Full contact autumn high school football appears to be a definite no-go following today's announcement by the governing board of the Connecticut Interscholastic Athletic Conference.
Minor changes proposed by CIAC last week at a meeting with the Connecticut Department of Public Health and Governor Ned Lamont's chief of staff failed to convince health officials that the modifications would reduce the sport's high-risk status.
Governor Lamont and acting Health Commissioner Deidre Gifford had stated a preference to shift football to spring. Both emphasized the call would ultimately be made by CIAC. But in reality the final decision rested with school district superintendents, whose association, according to CIAC's announcement, "made clear" that they would defer to the guidance of health officials.
The health department's recommendations had been met with protest demonstrations and threats against Dr. Gifford. The threats were denounced by House Speaker Joe Aresimowicz, who is a football coach and advocate for autumn football, and by CIAC executive director Glenn Lungarini.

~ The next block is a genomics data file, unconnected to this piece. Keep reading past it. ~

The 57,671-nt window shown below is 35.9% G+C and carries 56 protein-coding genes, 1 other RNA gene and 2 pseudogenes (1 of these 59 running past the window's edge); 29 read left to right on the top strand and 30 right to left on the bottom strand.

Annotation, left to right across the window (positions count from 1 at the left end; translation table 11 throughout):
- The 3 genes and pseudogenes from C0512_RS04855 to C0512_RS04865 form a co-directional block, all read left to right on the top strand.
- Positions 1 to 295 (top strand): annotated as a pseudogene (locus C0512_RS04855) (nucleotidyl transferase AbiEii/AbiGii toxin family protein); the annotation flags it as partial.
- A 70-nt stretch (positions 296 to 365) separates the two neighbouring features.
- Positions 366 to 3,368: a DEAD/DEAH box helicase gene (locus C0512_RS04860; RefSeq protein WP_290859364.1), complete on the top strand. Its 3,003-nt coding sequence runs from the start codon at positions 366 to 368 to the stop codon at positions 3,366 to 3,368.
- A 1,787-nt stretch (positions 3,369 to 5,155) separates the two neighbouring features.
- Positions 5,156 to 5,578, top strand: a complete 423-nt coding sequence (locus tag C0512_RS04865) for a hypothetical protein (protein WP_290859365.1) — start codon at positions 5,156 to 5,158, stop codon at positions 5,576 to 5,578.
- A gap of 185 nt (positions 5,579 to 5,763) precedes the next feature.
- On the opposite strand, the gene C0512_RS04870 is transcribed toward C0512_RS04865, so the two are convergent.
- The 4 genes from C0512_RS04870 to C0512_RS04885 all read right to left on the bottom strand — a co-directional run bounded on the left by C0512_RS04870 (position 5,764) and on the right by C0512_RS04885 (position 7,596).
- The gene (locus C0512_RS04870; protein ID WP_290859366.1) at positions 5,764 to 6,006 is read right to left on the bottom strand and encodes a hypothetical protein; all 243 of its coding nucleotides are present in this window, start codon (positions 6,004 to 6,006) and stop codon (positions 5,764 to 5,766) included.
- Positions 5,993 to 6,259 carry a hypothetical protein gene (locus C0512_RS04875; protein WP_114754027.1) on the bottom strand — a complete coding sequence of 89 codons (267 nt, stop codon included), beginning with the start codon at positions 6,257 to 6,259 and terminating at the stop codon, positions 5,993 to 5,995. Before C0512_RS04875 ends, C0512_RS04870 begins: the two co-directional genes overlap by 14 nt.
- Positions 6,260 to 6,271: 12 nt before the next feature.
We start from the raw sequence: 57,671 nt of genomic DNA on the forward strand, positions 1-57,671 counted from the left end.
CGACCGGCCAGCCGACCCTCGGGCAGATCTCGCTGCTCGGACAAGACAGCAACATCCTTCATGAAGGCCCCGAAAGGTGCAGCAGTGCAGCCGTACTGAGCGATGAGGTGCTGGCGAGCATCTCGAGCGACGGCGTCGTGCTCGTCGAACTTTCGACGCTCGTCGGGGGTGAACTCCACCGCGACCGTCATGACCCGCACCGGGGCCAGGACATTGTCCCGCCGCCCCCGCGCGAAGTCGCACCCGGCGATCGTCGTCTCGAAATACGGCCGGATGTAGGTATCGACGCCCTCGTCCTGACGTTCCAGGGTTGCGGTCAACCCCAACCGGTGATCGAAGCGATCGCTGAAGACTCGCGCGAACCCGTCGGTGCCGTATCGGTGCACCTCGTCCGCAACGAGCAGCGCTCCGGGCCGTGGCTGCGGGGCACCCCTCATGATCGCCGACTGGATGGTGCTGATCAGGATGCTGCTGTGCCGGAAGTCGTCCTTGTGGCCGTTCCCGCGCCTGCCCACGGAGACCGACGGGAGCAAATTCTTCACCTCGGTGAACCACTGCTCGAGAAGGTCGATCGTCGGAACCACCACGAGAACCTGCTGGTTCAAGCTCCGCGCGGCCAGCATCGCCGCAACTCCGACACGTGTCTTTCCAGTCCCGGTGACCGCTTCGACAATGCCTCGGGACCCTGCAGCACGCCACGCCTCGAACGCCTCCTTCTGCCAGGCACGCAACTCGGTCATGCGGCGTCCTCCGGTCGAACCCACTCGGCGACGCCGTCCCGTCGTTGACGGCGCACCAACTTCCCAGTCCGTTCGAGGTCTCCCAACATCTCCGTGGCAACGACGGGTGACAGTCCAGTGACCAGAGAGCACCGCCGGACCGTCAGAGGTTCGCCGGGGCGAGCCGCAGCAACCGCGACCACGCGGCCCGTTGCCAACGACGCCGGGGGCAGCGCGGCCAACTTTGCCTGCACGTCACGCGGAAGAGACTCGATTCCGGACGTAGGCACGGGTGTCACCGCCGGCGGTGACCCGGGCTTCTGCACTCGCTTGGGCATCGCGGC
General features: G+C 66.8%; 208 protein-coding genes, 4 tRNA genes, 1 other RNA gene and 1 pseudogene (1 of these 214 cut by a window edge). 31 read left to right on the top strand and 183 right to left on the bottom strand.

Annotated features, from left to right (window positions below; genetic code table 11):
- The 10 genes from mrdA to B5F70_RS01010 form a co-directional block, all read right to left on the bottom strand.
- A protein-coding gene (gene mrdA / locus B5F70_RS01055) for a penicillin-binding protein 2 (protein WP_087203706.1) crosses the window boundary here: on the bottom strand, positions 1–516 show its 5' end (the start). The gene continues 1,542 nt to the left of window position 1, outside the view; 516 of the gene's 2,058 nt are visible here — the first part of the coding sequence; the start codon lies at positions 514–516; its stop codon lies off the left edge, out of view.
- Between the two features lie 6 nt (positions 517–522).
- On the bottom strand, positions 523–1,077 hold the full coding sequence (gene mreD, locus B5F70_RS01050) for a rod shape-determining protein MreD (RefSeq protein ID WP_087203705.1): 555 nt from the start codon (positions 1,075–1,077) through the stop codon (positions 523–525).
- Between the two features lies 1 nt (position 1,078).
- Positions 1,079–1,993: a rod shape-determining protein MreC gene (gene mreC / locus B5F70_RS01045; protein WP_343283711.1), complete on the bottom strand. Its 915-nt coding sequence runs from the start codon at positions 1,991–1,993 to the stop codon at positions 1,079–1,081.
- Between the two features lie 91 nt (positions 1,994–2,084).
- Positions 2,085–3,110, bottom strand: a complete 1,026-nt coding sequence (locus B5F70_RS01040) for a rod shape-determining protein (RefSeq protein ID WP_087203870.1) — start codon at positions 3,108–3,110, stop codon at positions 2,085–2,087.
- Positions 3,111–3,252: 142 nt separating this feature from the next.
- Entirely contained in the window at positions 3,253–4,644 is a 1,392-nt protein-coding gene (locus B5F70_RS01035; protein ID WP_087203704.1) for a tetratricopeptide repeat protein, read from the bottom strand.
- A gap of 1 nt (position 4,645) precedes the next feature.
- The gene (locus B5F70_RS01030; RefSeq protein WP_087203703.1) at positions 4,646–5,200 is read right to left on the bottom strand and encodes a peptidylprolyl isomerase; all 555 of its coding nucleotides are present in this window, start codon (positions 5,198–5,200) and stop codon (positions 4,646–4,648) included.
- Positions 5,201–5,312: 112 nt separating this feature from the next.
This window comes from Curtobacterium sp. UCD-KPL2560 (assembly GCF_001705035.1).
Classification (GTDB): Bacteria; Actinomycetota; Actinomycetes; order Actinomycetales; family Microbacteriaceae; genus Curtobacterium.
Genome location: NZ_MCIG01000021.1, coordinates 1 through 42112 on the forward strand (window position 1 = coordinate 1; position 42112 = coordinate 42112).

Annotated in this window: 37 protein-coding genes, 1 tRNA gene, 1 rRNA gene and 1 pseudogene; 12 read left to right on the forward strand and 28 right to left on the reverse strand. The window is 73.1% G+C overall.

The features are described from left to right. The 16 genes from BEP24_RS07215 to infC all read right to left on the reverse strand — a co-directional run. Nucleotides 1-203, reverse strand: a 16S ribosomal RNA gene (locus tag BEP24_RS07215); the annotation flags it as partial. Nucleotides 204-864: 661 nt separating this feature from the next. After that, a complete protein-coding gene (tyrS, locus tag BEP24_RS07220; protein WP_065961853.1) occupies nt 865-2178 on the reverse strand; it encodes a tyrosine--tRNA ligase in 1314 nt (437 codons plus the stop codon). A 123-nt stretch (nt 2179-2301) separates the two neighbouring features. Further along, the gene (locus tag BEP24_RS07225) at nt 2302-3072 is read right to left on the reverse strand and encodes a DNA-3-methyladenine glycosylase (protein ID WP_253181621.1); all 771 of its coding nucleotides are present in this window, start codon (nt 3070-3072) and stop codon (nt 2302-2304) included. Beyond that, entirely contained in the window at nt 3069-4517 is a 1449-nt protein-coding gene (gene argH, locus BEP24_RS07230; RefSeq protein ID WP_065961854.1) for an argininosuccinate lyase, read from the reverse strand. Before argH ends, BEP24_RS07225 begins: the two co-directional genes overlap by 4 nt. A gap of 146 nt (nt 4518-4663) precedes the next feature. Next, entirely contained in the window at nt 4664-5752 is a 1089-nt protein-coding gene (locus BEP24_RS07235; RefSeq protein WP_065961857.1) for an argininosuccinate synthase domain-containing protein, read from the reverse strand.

Spring back on the table
In today's announcement, the CIAC board stated a willingness to reconsider its previous resistance to shifting football to spring, "provided it does not negatively impact spring sports." The organization's football committee will also consider developing other "low and moderate-risk football activities in which schools may continue to engage their football athletes."
Mr. Lungarini had previously argued that, with Connecticut's virus infection rates currently low, there may be no better time to play football, and no guarantee it would be safer in spring. Last week, Governor Lamont was cautiously optimistic that conditions will improve by spring.
However, while the state's infection rates remain among the lowest in the nation, they are rising. So are those of Fairfield County.
In confirming the cancelation, Mr. Lungarini said, “CIAC made every effort to weigh all factors in this decision, including the passionate voices of students, parents, and school personnel."
He added, “In conversation with other state associations across the country, it was clear that a key factor in playing interscholastic football was alignment with the opinion of their state’s governor and state health agency.”